The United Nations Security Council has called for an end to escalating fighting in Ethiopia’s northern Tigre region as rebel Tigris forces announced the formation of a coalition to end Prime Minister Abiy Ahmed’s government.
In only the second statement on Ethiopia since fighting began a year ago, the 15-member council on Friday urged all sides in Ethiopia to “end hostilities and negotiate a permanent ceasefire.”
The council also called for refraining from “inflammatory hate speech and incitement to violence and division.”
“Today the Security Council has broken a six-month silence and is speaking again with a united voice on the dire situation in Ethiopia,” Geraldine Byrne Naison, Ireland’s ambassador to the United Nations, said in a statement. She said it was the first time the council had called for an end to hostilities in Ethiopia.
According to the Associated Press, members of the council said the language in the statement was amended to remove calls for an “immediate” end of hostilities “unconditionally” because of Russia’s objections.
The UN call came as Tigre forces announced on Friday they had aligned with other armed and opposition groups across the country, including forces in the Oromo region, to topple Prime Minister Abiy’s government. The Tigris forces said they were ready to bring down the prime minister through negotiations or force.
The government of Ethiopia called the creation of the coalition “a propaganda stunt”.
On Friday all Americans were urged to leave Ethiopia “as soon as possible”, according to a security alert posted on the website of the US embassy in Addis Ababa, which called the security situation in the country “very fluid”.
In a warning on its travel advisory website, the State Department on Friday warned Americans “not to travel to Ethiopia due to armed conflict, civil unrest, communications disruption, crime, and the potential for terrorism and kidnapping in border areas.”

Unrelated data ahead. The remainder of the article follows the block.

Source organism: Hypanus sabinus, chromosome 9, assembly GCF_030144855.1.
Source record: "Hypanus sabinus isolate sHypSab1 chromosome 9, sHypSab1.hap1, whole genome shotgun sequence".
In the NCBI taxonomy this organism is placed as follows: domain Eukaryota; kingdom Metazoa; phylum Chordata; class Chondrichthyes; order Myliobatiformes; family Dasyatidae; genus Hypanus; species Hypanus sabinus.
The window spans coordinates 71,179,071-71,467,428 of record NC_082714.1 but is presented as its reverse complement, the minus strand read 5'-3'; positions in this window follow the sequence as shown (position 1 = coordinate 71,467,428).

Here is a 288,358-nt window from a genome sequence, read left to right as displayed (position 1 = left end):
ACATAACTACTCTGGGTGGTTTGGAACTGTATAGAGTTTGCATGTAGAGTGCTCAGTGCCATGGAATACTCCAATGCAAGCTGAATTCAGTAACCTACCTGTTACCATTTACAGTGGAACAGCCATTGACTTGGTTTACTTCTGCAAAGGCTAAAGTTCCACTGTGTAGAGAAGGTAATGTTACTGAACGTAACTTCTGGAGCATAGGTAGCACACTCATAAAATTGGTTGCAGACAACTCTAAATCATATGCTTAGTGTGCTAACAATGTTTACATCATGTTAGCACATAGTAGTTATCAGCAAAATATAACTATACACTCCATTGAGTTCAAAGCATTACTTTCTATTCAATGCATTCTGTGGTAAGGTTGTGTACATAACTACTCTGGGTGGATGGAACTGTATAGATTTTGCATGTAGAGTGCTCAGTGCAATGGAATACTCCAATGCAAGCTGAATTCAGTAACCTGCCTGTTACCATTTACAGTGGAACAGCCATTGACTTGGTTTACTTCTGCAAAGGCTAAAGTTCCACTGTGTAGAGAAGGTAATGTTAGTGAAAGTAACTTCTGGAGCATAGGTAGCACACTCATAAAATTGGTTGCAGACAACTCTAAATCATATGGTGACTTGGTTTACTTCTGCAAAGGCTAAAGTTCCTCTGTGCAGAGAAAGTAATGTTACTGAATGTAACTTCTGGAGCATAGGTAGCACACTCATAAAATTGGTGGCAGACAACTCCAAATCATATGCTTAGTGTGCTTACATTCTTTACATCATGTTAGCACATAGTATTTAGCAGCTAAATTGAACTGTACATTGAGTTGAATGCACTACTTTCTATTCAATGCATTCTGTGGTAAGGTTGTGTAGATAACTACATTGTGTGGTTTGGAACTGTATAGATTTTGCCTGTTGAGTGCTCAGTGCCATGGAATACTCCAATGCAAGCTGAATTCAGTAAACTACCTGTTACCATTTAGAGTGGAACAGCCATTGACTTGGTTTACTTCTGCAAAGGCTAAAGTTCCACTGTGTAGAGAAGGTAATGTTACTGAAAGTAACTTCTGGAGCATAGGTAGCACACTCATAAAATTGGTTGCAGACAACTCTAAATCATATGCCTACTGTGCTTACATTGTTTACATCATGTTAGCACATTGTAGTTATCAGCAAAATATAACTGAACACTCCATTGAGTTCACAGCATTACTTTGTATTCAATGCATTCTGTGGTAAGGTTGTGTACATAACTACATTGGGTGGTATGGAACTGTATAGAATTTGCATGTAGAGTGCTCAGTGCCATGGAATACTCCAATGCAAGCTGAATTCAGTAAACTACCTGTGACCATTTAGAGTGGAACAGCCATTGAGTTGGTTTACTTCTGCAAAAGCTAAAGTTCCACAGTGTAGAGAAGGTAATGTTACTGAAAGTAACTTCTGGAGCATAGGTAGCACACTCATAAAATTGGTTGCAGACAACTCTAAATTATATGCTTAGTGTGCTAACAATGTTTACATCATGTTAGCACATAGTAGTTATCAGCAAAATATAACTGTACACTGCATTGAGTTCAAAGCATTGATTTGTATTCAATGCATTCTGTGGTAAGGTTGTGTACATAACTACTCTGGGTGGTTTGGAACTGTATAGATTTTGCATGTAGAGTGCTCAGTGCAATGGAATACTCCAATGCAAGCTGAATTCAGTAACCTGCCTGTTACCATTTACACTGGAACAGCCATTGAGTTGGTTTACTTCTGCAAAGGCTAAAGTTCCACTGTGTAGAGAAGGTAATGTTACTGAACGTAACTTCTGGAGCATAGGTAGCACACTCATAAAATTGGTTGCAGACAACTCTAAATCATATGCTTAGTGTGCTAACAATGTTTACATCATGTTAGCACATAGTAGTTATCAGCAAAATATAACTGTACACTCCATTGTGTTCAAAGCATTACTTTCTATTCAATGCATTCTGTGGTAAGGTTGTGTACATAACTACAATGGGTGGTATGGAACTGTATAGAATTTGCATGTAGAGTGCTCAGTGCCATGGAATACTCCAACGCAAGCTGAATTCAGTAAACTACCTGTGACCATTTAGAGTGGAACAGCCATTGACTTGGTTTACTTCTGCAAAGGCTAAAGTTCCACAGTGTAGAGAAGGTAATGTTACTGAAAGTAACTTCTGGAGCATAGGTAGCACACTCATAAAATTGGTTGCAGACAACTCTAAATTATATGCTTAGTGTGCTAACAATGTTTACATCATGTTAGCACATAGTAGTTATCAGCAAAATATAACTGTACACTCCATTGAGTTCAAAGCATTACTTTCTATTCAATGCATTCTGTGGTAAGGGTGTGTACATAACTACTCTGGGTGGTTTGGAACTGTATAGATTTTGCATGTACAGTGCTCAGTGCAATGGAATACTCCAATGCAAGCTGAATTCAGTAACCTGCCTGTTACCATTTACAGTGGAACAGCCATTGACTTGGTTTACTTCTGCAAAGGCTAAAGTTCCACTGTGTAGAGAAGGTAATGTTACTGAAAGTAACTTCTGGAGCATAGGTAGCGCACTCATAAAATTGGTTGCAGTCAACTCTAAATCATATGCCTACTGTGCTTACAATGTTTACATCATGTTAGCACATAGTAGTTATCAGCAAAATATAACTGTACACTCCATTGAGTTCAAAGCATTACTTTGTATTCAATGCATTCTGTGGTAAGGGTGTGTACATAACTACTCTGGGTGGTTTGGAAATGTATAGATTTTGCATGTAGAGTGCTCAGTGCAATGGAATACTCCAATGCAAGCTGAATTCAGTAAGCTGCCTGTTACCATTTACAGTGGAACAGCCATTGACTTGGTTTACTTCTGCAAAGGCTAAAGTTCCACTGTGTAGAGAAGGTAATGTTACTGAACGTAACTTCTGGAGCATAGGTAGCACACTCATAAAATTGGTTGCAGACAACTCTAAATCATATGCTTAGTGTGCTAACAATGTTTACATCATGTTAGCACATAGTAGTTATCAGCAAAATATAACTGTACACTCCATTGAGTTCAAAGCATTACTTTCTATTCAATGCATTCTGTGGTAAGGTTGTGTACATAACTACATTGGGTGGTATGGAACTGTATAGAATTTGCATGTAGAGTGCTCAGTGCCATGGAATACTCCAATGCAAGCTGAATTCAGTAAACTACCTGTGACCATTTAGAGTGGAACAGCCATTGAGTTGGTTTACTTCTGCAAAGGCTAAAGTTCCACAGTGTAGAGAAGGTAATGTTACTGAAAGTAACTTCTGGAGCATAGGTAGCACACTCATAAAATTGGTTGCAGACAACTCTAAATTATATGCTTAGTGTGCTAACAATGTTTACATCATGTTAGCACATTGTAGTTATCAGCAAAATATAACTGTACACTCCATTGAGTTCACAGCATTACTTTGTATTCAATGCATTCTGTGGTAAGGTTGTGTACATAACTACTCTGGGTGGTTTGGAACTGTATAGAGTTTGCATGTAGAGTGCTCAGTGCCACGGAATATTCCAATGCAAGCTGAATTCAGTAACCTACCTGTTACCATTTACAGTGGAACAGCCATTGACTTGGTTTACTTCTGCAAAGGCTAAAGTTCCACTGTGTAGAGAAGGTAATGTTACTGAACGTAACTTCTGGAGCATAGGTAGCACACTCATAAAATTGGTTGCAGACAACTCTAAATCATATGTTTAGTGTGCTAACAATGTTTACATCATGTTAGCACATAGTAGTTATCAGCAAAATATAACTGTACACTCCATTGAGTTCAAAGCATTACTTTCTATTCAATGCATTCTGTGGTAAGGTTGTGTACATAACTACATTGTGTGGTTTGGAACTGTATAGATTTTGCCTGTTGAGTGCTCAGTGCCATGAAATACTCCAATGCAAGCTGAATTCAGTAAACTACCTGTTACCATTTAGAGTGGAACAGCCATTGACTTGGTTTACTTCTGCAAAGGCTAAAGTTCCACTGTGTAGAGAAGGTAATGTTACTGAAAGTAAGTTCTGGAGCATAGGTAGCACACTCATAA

On Saturday, the State Department said it ordered “non-emergency US government employees and their family members” to leave the country on November 5.
The Ethiopian government on Wednesday declared a six-month state of emergency and called on residents to protect their neighborhoods when rebels arrive in the capital.
Tigris forces said earlier this week that they were moving into the capital of Addis Ababa and it could collapse in months or even weeks.
Threats of physical harm on Twitter prompted the social company to temporarily deactivate its Trends section in Ethiopia on Friday.
“Given the imminent threat of physical harm, we have … May incite violence or cause harm,” Twitter said.
Thursday marked the first anniversary of the deployment of troops to Tigre by Prime Minister Abiy in response to the Tigre People’s Liberation Front’s capture of military bases. The ensuing conflict has left thousands dead, several million displaced from their homes and 400,000 Tigre residents facing famine, according to a July 1 estimate by the United Nations.
According to Hassan Khanenje, director of the HORN International Institute for Strategic Studies in Nairobi, Kenya, the escalating violence in Ethiopia could trigger a humanitarian crisis that could spread to neighboring countries and even Europe.
According to Reuters, Khanenje said in an interview with the China Global Television Network that Ethiopia’s precarious status as an anchor state in Africa “threatening to cause a potential humanitarian catastrophe that not only affects neighboring Ethiopia but also the continent.” most countries in the U.S., pushing refugees, perhaps across Europe and elsewhere.”
A joint investigation by the United Nations and the government-produced Ethiopian Human Rights Commission published a report on Wednesday that concluded human rights violations were committed by all parties to the conflict, including the torture of civilians, gang rapes and people based on ethnicity. includes arrest.
UN High Commissioner for Human Rights Michelle Bachelet said some of these abuses could be war crimes and crimes against humanity.
Margaret Beshir contributed to this report. Some information has been received from Reuters and the Associated Press.